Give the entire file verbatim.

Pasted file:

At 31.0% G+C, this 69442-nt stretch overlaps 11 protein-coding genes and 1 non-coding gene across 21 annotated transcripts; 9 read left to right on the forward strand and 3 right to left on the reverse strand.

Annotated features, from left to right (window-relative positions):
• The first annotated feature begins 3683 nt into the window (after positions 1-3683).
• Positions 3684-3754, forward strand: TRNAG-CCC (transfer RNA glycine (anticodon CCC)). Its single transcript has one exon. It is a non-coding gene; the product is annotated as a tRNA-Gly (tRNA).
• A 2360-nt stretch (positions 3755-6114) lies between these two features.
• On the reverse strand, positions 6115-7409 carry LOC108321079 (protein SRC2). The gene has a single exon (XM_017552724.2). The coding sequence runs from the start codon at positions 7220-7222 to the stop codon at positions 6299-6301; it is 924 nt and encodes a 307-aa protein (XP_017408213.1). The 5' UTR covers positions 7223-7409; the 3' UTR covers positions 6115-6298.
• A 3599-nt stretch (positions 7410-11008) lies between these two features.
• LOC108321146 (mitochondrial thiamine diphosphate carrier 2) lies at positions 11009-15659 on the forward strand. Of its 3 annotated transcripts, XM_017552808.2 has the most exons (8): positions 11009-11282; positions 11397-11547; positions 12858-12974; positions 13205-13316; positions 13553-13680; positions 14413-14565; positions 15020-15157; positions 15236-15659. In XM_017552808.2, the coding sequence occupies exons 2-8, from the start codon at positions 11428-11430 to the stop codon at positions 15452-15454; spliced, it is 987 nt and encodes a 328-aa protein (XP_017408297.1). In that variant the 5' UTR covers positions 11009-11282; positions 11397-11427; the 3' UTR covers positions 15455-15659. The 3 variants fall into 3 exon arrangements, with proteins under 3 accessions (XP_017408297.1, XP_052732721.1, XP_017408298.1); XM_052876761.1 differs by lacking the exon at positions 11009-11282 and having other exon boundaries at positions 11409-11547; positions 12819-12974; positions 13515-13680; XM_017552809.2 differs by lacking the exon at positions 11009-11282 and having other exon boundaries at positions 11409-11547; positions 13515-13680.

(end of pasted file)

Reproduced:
At 31.0% G+C, this 69442-nt stretch overlaps 11 protein-coding genes and 1 non-coding gene across 21 annotated transcripts; 9 read left to right on the forward strand and 3 right to left on the reverse strand.

Annotated features, from left to right (window-relative positions):
• The first annotated feature begins 3683 nt into the window (after positions 1-3683).
• Positions 3684-3754, forward strand: TRNAG-CCC (transfer RNA glycine (anticodon CCC)). Its single transcript has one exon. It is a non-coding gene; the product is annotated as a tRNA-Gly (tRNA).
• A 2360-nt stretch (positions 3755-6114) lies between these two features.
• On the reverse strand, positions 6115-7409 carry LOC108321079 (protein SRC2). The gene has a single exon (XM_017552724.2). The coding sequence runs from the start codon at positions 7220-7222 to the stop codon at positions 6299-6301; it is 924 nt and encodes a 307-aa protein (XP_017408213.1). The 5' UTR covers positions 7223-7409; the 3' UTR covers positions 6115-6298.
• A 3599-nt stretch (positions 7410-11008) lies between these two features.
• LOC108321146 (mitochondrial thiamine diphosphate carrier 2) lies at positions 11009-15659 on the forward strand. Of its 3 annotated transcripts, XM_017552808.2 has the most exons (8): positions 11009-11282; positions 11397-11547; positions 12858-12974; positions 13205-13316; positions 13553-13680; positions 14413-14565; positions 15020-15157; positions 15236-15659. In XM_017552808.2, the coding sequence occupies exons 2-8, from the start codon at positions 11428-11430 to the stop codon at positions 15452-15454; spliced, it is 987 nt and encodes a 328-aa protein (XP_017408297.1). In that variant the 5' UTR covers positions 11009-11282; positions 11397-11427; the 3' UTR covers positions 15455-15659. The 3 variants fall into 3 exon arrangements, with proteins under 3 accessions (XP_017408297.1, XP_052732721.1, XP_017408298.1); XM_052876761.1 differs by lacking the exon at positions 11009-11282 and having other exon boundaries at positions 11409-11547; positions 12819-12974; positions 13515-13680; XM_017552809.2 differs by lacking the exon at positions 11009-11282 and having other exon boundaries at positions 11409-11547; positions 13515-13680.